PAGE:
Native to the tropics of Central Africa to Southeast Asia, basil (Ocimum basilicum) thrives on sunshine and warmth. Basil has graced our cuisines, perfumes, soaps, oils, and medicinal formulas for over 5,000 years. Its cultivation has since spread around the world and is a staple kitchen herb in many homes.
Some varieties of basil, such as holy basil (aka tulsi basil) have been heavily researched for their medicinal properties. In ayurvedic medicine, holy basil has been used for thousands of years for its antioxidant, stress-relieving, immunomodulating, anti-inflammatory, and antimicrobial properties.
This lovely annual plant typically grows to about 18 inches tall with small, broad, and shiny green leaves. Its tiny white or purple flowers grow along its narrow vertical stems, blooming at the end of its season in early fall. You can harvest its leaves as it grows for about 4 months before it dies back in the fall. Belong to the group of plants that like direct sunlight, basil prefers to grow in at least 6-8 hours of sun and can thrive in up to 12 hours of direct sun. As a plant native to the tropics, basil can only grow as a perennial in USDA growing Zones 9-11. However, it can grow as an annual that you must plant yearly in Zones 4-8.
5. Bird of Paradise (Strelitzia)
Native to the tropics of South Africa, the bird of paradise (Strelitzia) is a stunning sun-loving plant adored for its unique, colorful flower resembling the head of a brightly colored tropical bird. As tropical plants, most bird of paradise varieties are hardy in USDA growing Zones 9-12. They prefer to grow in moist, well-draining, highly fertile soil. A fall and winter bloomer in their warm growing climates, these gorgeous plants produce their unique flowers from October-December.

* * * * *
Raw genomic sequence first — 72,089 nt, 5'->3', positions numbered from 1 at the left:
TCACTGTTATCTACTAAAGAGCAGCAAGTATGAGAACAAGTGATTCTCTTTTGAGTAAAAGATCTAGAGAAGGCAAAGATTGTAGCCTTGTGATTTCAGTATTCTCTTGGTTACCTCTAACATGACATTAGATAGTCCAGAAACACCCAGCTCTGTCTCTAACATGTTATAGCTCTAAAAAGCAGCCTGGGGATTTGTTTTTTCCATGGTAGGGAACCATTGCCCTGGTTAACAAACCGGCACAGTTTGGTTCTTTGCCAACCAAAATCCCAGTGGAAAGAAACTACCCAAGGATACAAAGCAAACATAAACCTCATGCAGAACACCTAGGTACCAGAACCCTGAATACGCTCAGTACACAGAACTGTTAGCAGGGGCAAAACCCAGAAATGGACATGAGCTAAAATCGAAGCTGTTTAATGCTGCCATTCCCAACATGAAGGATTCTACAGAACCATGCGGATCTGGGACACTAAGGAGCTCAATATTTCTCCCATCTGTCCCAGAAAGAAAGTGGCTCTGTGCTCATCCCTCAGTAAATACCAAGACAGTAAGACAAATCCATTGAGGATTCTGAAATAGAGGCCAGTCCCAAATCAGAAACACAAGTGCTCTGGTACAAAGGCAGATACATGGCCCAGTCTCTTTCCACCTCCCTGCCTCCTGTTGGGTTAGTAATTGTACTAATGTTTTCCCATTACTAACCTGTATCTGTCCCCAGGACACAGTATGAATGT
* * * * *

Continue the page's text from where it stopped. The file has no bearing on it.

There are four main species of bird of paradise: orange bird of paradise (Strelitzia reginae), white bird of paradise (Strelitzia alba), giant bird of paradise (Strelitzia nicholai), and juncea bird of paradise (Strelitzia reginae var. juncea).
Orange Bird of Paradise (Strelitzia reginae)
The orange bird of paradise is the most common variety of this tropical plant with orange and blue petals. The crown of the flower is orange and sits atop a blue tongue. This evergreen plant grows an average of 4-6 feet tall with a spread of 2-4 feet. The broad, sturdy leaves can grow up to 2 feet long. This bird of paradise variety does well in 4-6 hours of direct sunlight. After more than 6 hours of direct sun, the flowers may start to droop.
White Bird of Paradise (Strelitzia alba)
A tree form of this sun-loving plant, the white bird of paradise can grow up to 18 feet tall with a spread of 5-6 feet. White petals, rather than orange, form the crown. Its leaves can grow 18 to 24 inches wide and 3-4 feet long.
Giant Bird of Paradise (Strelitzia nicholai)
The largest variety, the giant bird of paradise, can reach up to 30 feet tall with a spread capable of reaching 20 feet. The giant bird of paradise also has a crown of white flowers that sits atop a blue tongue. This giant variety enjoys 6-8 hours of direct sunlight.
Juncea Bird of Paradise (Strelitzia reginae var. juncea)
A variety of Strelitzia reginae, juncea, or leafless, bird of paradise also has orange petals, but they are much smaller than the common orange bird of paradise. It’s also known as the leafless bird of paradise as it stops producing green leaf structures once it reaches maturity. Instead, this unique Strelitzia variety produces clumps of light green-grey pointed petioles.
- 7 Full Sun Annual Flowers
- 5 Full Sun Perennial Flowers
- French Lavender vs English Lavender: Is There a Difference?
The photo featured at the top of this post is © iStock.com/Valeriy Lushchikov
Thank you for reading! Have some feedback for us? Contact the AZ Animals editorial team.
- ResearchGate, Available here: https://www.researchgate.net/publication/342880816_MEDICINAL_USES_OF_LAVENDER_OIL_LAVANDULA_LATIFOLIA_AND_ITS_EFFECT_ON_HUMAN_HEALTH
- University of Minnesota Extension, Available here: https://extension.umn.edu/flowers/marigolds
- Berkley Rausser College of Natural Resources, Available here: https://nature.berkeley.edu/news/2016/08/sunflowers-move-clock
- ScienceDirect, Available here: https://www.sciencedirect.com/science/article/abs/pii/S0926669018302711
- Clemson Cooperative Extension Home & Garden Information Center, Available here: https://hgic.clemson.edu/factsheet/bird-of-paradise/